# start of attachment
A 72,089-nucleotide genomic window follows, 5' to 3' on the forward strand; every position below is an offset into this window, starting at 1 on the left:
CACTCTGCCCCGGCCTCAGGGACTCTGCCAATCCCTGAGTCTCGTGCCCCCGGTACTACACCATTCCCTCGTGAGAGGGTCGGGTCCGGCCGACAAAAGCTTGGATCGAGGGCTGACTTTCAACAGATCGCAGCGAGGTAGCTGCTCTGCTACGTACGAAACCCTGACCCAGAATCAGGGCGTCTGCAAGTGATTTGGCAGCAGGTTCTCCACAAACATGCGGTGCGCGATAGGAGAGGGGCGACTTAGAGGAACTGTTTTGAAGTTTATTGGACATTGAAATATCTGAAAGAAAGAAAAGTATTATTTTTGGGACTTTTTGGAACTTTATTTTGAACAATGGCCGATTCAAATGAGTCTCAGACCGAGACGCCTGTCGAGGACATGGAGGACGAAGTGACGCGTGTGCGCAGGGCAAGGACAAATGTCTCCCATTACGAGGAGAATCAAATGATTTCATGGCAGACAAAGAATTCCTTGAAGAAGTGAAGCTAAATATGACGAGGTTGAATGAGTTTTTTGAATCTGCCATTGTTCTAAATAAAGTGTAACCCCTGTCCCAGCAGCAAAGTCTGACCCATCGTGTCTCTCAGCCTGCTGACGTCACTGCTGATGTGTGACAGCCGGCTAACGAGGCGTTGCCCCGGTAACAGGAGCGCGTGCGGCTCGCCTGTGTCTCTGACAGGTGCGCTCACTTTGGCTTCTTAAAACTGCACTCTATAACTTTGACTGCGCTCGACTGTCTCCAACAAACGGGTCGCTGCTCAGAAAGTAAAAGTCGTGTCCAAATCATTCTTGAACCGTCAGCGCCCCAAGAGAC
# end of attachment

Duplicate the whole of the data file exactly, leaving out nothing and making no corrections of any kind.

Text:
A 72,089-nucleotide genomic window follows, 5' to 3' on the forward strand; every position below is an offset into this window, starting at 1 on the left:
CACTCTGCCCCGGCCTCAGGGACTCTGCCAATCCCTGAGTCTCGTGCCCCCGGTACTACACCATTCCCTCGTGAGAGGGTCGGGTCCGGCCGACAAAAGCTTGGATCGAGGGCTGACTTTCAACAGATCGCAGCGAGGTAGCTGCTCTGCTACGTACGAAACCCTGACCCAGAATCAGGGCGTCTGCAAGTGATTTGGCAGCAGGTTCTCCACAAACATGCGGTGCGCGATAGGAGAGGGGCGACTTAGAGGAACTGTTTTGAAGTTTATTGGACATTGAAATATCTGAAAGAAAGAAAAGTATTATTTTTGGGACTTTTTGGAACTTTATTTTGAACAATGGCCGATTCAAATGAGTCTCAGACCGAGACGCCTGTCGAGGACATGGAGGACGAAGTGACGCGTGTGCGCAGGGCAAGGACAAATGTCTCCCATTACGAGGAGAATCAAATGATTTCATGGCAGACAAAGAATTCCTTGAAGAAGTGAAGCTAAATATGACGAGGTTGAATGAGTTTTTTGAATCTGCCATTGTTCTAAATAAAGTGTAACCCCTGTCCCAGCAGCAAAGTCTGACCCATCGTGTCTCTCAGCCTGCTGACGTCACTGCTGATGTGTGACAGCCGGCTAACGAGGCGTTGCCCCGGTAACAGGAGCGCGTGCGGCTCGCCTGTGTCTCTGACAGGTGCGCTCACTTTGGCTTCTTAAAACTGCACTCTATAACTTTGACTGCGCTCGACTGTCTCCAACAAACGGGTCGCTGCTCAGAAAGTAAAAGTCGTGTCCAAATCATTCTTGAACCGTCAGCGCCCCAAGAGAC